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Fake university certificates have become a huge menace in India as job seekers opt for the easy path to employment. Online searches for the term “fake certificates" throw up hundreds of results with “diplomas" being offered for 12,000 to 30,000.

The number of “mills" which create and sell forged certificates is growing day by day. This malpractice leads to real risks in everyday life and business transactions, leading to loss of reputation, loss of opportunities and sometimes even loss of life as quacks with forged medical degrees end up treating patients. Paper-based records or even digital records which cannot be easily verified enable this malpractice and make it hard for regulators to control such misuse.

India is a pioneer in creating Digital Public Infrastructure (DPI) for identity and payments. Can we take the DPI approach and build systems that enable trusted data exchange between parties? Whether it is students sharing their transcripts and certificates in order to seek a seat for higher education, or a customer for a bank loan who submits documents like payslips, work experience and such, we present and verify documents hundreds of times a year. These examples highlight the need to enable a data exchange system, which relies on verifiable datasets, and which is managed by individuals.

This sense of convenience, data portability and security is offered by the Verifiable Credentials (VC) specification from the World Wide Web Consortium (W3C). The VCs allow for selective sharing of information while ensuring that a bridge of digital trust is created between the holder and seeker of data. This model also helps incubate a higher quality in the digital data economy by enabling reusability or repurposable data.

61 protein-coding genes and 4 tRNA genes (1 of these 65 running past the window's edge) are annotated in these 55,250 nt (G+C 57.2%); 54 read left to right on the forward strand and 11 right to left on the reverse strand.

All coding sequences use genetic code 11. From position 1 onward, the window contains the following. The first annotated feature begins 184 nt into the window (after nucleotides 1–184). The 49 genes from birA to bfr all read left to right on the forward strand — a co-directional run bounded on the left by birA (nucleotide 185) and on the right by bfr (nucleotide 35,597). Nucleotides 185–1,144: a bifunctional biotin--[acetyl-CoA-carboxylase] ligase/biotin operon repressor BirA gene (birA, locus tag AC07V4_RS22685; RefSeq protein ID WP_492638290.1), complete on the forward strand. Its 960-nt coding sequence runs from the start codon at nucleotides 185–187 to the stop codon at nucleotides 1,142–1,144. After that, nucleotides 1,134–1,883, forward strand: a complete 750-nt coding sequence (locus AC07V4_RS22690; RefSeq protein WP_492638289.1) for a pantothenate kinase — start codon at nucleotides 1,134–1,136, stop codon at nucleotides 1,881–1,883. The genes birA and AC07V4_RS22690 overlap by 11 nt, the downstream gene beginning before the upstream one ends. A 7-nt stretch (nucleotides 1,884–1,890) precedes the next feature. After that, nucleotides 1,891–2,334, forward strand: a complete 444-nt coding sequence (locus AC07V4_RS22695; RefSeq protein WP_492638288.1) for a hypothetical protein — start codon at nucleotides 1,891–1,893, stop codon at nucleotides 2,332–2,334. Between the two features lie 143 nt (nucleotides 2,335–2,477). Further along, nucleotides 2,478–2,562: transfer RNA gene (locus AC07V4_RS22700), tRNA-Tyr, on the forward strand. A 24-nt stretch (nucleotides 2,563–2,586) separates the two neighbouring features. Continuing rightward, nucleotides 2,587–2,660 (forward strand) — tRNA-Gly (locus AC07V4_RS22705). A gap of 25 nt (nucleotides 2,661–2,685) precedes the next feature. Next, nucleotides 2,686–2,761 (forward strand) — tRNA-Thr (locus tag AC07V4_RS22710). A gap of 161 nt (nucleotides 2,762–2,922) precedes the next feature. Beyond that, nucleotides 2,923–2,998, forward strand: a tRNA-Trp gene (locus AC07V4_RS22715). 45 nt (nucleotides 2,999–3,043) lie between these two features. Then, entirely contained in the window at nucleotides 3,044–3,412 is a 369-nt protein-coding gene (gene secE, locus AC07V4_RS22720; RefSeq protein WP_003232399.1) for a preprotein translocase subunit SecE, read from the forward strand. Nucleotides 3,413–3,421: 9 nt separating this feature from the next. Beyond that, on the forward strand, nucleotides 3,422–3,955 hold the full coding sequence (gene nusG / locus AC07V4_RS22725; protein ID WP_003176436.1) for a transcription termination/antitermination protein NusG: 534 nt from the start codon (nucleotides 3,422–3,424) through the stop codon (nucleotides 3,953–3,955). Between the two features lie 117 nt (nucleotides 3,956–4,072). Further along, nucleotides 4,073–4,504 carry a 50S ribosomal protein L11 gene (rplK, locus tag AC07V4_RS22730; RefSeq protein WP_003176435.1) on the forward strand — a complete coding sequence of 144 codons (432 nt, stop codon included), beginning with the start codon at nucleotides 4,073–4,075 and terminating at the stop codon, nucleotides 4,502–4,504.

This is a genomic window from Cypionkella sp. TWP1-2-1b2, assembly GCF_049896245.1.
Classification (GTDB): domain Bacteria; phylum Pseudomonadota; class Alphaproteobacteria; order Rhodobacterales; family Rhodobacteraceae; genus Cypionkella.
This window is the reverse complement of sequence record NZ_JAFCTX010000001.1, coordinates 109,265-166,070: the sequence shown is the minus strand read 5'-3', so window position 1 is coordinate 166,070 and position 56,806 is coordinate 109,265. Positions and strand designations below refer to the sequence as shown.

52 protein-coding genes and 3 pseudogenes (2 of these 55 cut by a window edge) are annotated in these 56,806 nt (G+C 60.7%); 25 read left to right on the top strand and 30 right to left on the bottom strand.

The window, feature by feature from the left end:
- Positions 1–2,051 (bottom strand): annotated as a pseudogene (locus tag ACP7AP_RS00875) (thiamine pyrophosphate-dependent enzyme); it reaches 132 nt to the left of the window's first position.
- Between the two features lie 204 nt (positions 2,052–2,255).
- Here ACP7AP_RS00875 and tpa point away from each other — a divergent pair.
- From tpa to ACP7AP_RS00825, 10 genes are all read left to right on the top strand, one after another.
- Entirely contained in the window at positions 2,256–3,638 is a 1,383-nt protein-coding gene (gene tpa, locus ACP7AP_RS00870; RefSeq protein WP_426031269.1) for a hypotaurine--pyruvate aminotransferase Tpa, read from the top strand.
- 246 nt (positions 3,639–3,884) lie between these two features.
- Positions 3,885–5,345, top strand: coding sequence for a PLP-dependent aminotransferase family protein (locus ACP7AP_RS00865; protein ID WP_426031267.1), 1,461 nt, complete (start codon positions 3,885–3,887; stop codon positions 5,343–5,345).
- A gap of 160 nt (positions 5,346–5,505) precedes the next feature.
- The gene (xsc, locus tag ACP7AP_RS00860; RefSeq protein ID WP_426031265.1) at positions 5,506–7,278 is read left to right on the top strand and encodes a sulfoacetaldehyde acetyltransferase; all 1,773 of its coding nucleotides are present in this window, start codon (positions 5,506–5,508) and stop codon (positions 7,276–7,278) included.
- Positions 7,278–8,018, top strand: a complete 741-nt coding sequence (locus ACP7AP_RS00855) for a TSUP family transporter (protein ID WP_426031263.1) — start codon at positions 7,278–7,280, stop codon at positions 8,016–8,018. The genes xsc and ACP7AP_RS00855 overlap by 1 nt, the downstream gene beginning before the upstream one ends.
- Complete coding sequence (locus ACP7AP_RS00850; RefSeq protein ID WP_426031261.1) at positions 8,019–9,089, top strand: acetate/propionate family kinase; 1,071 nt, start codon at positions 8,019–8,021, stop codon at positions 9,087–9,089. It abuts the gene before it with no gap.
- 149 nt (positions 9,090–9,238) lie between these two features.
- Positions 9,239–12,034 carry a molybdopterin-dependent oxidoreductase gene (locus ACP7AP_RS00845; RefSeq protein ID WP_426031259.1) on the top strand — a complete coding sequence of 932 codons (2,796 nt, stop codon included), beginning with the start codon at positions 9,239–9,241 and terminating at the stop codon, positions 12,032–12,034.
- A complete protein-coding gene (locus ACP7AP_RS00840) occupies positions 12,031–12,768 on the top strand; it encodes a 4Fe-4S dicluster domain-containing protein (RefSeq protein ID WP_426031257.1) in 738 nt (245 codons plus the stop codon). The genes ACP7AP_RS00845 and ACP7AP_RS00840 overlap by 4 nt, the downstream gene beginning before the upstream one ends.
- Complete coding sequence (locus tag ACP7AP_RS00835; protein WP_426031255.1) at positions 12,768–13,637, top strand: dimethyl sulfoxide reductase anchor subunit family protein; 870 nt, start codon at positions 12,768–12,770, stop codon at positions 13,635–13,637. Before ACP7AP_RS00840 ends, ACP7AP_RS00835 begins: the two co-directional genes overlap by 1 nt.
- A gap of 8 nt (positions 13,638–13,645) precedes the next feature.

There are four key aspects to a secure data exchange model involving VCs. The issuer of the VC (in most, an organization), the intended recipient or holder, the verifier and a trust registry. The trust registry is a store of transactions which enables on-demand verification and provenance of the data. Distributed Ledger Technologies (DLTs) and blockchains are well suited to be this trust registry which needs an immutable data store. A well-designed model using VCs addresses three key needs of data governance, reducing the surface area for attack vectors focused on data breaches; ensuring better data modeling to reduce the need to package and transmit Personally Identifiable Information (PII) and selective disclosure of information leading to better control on data flow.

In the case of universities, the VC model can be adopted to issue “unfakeable certificates". These can be verified by scanning, using camera apps on mobile devices. The verifier of such documents can receive details about them while this entire flow is built around a notice and consent receipt flow involving the holder of the record. In the case of universities, VCs can be used to issue “unfakeable" certificates that can be easily verified by employers through an online mechanism with the candidate’s consent.

With India launching new decentralized ecosystems like Digital Ecosystem for Skilling and Livelihood (DESH) and Open Network for Digital Commerce (ONDC), the need for VCs is expected to go up exponentially. In centralized e-commerce and skilling platforms, the platform provider creates systems that enable sellers and service providers to be rated. However, the reputations built by the users cannot be transferred from one platform to another. VCs are built for a decentralized world, and enable users to manage their data, certificates and credentials and share it with whomever they choose. In doing so, VCs provide an unprecedented level of convenience, privacy and control to users. In an increasingly digital world, VCs will enable high-quality authenticated data, thus reducing the cost of doing business and the liabilities associated with data processing workflows. Over the next few years, fake certificates and fake documents could become harder to produce due to VCs.

Sankarshan Mukhopadhyay researches on Digital Public Goods and Services. He works at Dhiway on Community Engagement and Standards.

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